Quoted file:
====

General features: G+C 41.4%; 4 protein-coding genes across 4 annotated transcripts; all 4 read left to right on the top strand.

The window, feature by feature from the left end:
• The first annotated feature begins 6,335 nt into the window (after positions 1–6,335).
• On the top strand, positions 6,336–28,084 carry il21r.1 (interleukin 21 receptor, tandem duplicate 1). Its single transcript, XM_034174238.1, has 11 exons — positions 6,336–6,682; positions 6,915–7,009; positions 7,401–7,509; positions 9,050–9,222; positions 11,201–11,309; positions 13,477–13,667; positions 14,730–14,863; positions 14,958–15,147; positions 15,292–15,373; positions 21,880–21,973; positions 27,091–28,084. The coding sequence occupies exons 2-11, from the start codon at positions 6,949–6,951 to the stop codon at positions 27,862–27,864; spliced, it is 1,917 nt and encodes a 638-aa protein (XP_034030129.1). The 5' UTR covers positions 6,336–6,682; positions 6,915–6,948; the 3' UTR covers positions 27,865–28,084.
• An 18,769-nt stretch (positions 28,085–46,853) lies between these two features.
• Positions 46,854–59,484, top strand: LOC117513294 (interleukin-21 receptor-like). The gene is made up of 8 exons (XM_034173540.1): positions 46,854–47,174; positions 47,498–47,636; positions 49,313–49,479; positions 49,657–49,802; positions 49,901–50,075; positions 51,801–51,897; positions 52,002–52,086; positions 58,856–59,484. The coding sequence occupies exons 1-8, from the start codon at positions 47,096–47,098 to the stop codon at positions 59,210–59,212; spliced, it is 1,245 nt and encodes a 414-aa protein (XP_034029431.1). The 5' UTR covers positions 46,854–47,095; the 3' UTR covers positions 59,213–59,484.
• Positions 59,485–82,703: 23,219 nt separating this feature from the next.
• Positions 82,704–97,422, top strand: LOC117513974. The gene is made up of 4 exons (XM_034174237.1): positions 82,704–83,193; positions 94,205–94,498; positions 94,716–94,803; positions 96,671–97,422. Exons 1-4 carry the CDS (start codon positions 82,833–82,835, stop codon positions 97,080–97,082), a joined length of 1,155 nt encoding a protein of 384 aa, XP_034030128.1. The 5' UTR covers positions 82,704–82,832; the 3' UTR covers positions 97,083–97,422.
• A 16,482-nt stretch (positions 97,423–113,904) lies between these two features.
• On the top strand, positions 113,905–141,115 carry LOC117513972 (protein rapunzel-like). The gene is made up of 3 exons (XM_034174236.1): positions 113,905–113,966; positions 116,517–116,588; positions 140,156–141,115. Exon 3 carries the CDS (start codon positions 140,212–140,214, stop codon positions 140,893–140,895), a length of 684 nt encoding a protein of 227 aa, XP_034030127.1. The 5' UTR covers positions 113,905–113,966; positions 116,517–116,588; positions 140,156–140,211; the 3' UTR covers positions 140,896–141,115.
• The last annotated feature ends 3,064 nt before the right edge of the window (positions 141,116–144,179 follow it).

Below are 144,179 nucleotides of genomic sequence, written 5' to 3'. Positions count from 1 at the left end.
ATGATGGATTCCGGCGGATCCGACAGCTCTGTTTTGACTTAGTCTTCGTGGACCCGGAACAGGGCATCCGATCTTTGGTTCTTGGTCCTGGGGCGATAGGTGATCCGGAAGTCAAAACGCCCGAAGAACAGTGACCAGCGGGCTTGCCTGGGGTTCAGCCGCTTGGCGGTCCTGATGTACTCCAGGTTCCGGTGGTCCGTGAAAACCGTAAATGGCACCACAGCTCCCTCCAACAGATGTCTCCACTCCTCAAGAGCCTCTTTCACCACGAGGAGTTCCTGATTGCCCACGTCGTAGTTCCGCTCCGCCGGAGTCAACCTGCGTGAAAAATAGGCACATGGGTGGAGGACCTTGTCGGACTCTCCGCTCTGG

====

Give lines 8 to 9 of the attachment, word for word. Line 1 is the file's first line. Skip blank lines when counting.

• Positions 82,704–97,422, top strand: LOC117513974. The gene is made up of 4 exons (XM_034174237.1): positions 82,704–83,193; positions 94,205–94,498; positions 94,716–94,803; positions 96,671–97,422. Exons 1-4 carry the CDS (start codon positions 82,833–82,835, stop codon positions 97,080–97,082), a joined length of 1,155 nt encoding a protein of 384 aa, XP_034030128.1. The 5' UTR covers positions 82,704–82,832; the 3' UTR covers positions 97,083–97,422.
• A 16,482-nt stretch (positions 97,423–113,904) lies between these two features.